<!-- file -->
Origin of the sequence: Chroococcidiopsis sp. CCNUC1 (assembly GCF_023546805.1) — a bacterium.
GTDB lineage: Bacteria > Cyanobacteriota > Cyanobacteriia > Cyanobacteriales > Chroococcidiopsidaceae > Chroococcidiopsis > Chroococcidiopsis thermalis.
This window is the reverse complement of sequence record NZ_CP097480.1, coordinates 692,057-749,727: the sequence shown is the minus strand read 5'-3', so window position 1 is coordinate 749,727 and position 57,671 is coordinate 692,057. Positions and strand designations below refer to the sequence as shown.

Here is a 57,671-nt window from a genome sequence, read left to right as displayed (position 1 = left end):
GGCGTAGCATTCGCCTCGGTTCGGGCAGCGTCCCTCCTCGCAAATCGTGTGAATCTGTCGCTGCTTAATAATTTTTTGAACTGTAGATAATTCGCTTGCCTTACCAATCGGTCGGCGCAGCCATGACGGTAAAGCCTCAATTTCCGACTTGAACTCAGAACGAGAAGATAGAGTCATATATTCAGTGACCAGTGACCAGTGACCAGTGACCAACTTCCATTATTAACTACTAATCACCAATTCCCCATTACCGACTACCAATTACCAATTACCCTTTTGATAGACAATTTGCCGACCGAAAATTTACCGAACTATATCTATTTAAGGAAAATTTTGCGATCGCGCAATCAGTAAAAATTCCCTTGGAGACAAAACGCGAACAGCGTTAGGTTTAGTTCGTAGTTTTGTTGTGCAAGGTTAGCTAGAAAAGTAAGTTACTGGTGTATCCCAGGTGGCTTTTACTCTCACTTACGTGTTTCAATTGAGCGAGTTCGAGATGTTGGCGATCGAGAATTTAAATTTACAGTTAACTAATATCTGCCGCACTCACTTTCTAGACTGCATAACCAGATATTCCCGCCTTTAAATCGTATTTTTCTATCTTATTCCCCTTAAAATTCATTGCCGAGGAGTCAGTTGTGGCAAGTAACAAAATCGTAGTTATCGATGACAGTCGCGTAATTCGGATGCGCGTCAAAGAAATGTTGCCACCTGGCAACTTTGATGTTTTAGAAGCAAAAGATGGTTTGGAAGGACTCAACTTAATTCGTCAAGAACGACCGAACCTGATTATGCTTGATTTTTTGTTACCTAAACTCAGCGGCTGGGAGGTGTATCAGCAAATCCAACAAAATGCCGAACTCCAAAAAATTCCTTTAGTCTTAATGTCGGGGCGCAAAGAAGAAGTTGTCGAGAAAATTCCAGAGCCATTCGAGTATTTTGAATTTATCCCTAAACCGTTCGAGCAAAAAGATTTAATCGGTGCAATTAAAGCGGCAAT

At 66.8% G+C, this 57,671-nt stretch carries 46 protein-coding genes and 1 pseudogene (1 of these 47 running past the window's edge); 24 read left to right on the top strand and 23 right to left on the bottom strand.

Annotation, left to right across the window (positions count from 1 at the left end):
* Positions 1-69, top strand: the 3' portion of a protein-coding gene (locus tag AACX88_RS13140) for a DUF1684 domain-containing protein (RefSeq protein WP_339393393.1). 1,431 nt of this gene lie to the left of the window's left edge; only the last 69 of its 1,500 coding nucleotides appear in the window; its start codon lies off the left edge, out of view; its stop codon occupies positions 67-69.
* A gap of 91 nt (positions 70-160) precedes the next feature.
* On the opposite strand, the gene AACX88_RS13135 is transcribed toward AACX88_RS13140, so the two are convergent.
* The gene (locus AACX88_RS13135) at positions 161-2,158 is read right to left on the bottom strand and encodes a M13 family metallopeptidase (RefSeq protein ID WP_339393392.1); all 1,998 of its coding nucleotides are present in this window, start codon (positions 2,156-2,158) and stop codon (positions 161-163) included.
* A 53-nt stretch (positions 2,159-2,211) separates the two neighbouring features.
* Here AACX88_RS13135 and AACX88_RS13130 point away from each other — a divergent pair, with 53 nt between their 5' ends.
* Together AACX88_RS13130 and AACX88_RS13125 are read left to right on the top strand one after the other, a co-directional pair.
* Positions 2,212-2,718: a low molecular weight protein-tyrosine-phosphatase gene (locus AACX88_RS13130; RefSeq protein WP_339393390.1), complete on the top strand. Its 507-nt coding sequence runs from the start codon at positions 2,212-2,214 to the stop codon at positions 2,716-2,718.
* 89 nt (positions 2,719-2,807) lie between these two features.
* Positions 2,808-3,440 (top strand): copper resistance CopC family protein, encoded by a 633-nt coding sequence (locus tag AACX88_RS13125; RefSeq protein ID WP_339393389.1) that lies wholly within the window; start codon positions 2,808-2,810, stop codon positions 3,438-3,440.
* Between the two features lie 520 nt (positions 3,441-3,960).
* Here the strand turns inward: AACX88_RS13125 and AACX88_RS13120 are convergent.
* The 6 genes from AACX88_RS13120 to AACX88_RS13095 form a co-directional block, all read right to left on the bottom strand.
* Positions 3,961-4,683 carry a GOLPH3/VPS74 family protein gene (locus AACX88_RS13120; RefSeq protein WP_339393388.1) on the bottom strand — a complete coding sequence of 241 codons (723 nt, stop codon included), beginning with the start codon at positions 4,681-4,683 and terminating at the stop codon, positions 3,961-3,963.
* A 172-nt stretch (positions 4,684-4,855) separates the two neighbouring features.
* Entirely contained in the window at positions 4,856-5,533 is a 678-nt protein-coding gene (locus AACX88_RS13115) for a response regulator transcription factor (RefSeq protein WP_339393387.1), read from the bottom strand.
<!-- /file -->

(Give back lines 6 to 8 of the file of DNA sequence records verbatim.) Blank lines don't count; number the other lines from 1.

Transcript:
At 66.8% G+C, this 57,671-nt stretch carries 46 protein-coding genes and 1 pseudogene (1 of these 47 running past the window's edge); 24 read left to right on the top strand and 23 right to left on the bottom strand.

Annotation, left to right across the window (positions count from 1 at the left end):
* Positions 1-69, top strand: the 3' portion of a protein-coding gene (locus tag AACX88_RS13140) for a DUF1684 domain-containing protein (RefSeq protein WP_339393393.1). 1,431 nt of this gene lie to the left of the window's left edge; only the last 69 of its 1,500 coding nucleotides appear in the window; its start codon lies off the left edge, out of view; its stop codon occupies positions 67-69.